Cognition in Action - SP566

Location Term Level Credits (ECTS) Current Convenor 2019-20
(version 2)
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6 15 (7.5) MR M Fysh




Not available as a 'wild' module
Available to Psychology Short term credit students, subject to approval by the School of Psychology.



This module tackles a variety of hot and/or critical topics in cognitive psychology, building upon the theories and research assimilated at Stages 1 and 2. The goal of the tutor or tutors, experts on their topics, is to bring you to a more advanced level, where you can start to evaluate pieces of research in terms of their findings, conceptual underpinnings and/or methodological choices. This year, the focus is on free will and metacognition, looking in particular at the extent to which we control, or feel we control, cognitive processes such as decision-making, attention, and memory. Practical applications and relevance to a general understanding of behaviour are emphasised throughout.


This module appears in:

Contact hours

One two-hour lecture/seminar per week

Method of assessment

This module is assessed by 100% coursework. This is comprised of an 80% extended essay (maximum 3,000 words) and a 20% seminar report (maximum 2,000 words)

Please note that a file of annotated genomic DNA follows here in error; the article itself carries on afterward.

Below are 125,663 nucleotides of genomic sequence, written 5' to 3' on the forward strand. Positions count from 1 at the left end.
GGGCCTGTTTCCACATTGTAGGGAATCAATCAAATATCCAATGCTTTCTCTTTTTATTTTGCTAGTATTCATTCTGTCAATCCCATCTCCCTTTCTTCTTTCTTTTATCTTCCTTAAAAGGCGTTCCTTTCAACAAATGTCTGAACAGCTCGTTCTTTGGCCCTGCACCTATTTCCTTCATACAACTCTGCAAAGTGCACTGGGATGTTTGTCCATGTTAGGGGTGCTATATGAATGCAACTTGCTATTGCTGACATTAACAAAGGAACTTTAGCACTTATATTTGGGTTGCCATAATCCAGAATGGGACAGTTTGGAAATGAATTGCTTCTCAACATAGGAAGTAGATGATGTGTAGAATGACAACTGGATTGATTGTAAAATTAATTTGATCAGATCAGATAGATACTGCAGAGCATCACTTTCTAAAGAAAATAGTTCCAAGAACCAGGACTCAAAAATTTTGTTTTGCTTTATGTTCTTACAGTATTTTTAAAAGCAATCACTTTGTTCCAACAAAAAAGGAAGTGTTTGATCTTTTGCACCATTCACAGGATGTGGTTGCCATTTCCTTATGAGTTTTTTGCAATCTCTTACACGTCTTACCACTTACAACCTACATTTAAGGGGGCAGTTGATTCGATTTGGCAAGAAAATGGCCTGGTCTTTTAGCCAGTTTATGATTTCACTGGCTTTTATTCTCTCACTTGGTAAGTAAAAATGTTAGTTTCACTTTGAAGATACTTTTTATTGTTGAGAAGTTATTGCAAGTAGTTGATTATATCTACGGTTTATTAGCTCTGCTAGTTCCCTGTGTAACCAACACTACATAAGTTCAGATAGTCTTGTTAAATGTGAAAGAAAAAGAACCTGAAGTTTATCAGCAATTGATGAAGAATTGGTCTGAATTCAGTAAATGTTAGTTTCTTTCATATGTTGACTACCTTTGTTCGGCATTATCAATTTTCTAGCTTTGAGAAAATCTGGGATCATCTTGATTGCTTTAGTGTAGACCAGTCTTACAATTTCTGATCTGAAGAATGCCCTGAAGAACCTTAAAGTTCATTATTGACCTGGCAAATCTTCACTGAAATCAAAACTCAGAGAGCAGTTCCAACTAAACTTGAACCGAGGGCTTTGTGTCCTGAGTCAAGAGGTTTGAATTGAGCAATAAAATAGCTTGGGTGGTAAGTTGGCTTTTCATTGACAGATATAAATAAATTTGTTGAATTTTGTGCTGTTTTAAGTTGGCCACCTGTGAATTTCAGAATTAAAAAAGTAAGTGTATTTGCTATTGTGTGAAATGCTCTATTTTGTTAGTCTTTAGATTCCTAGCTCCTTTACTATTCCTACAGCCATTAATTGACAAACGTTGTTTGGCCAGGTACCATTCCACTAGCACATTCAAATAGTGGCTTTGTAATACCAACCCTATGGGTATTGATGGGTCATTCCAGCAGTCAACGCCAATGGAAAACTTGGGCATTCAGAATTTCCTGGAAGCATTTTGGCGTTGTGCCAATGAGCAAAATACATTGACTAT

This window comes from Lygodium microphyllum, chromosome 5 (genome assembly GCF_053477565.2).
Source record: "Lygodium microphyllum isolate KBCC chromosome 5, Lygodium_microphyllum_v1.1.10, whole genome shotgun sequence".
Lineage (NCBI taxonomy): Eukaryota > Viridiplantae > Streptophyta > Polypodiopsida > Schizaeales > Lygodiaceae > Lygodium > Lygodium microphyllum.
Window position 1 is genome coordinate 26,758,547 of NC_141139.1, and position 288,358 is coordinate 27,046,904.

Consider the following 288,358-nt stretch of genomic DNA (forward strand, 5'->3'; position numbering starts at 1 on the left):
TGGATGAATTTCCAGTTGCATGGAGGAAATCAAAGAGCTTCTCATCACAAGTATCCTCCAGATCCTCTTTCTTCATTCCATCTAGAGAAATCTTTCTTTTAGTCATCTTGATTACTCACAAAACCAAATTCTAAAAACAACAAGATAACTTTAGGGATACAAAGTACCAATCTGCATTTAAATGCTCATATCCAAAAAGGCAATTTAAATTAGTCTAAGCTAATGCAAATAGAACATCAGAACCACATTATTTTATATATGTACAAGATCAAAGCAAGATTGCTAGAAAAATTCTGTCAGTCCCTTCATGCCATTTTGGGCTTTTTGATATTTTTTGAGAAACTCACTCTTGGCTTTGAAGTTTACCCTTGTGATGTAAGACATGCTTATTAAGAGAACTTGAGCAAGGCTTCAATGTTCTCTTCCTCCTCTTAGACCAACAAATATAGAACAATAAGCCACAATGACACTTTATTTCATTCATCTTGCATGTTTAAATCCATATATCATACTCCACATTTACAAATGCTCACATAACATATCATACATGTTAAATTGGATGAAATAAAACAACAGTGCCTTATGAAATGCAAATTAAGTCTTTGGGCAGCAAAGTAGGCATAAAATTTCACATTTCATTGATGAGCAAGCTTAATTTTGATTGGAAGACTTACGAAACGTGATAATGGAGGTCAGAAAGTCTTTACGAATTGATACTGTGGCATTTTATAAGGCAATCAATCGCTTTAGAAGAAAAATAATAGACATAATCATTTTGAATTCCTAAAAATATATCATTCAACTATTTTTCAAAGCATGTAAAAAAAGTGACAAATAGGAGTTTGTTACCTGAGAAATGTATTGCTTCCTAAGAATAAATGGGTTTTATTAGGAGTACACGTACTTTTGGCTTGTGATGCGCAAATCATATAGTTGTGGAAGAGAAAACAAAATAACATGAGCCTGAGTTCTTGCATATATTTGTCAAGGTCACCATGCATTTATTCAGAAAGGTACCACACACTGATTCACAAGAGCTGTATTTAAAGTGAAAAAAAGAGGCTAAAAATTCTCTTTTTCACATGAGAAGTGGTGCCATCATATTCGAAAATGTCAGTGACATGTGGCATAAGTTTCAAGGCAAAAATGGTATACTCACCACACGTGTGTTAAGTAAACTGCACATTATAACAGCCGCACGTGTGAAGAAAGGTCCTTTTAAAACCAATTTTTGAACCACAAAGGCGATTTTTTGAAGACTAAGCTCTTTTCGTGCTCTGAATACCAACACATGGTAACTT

Indicative reading

Reading lists will primarily comprise of journal articles. There is no single textbook, but key texts will be available on the online reading list. The module reading list can be found online at the reading list pages here :

See the library reading list for this module (Canterbury)

Learning outcomes

Acquire knowledge and understanding of how core concepts, theories and findings in the study of research in cognition have been applied to the broader context.
Acquire intellectual skill of critical reflection when considering the diversity of perspectives in the study of cognition in its broader context.
Ability to critically evaluate through written analysis and interpretation the application of cognitive theory and empirical findings to its broader context.
Develop an appreciation of the historical and conceptual issues in the study of Cognition.

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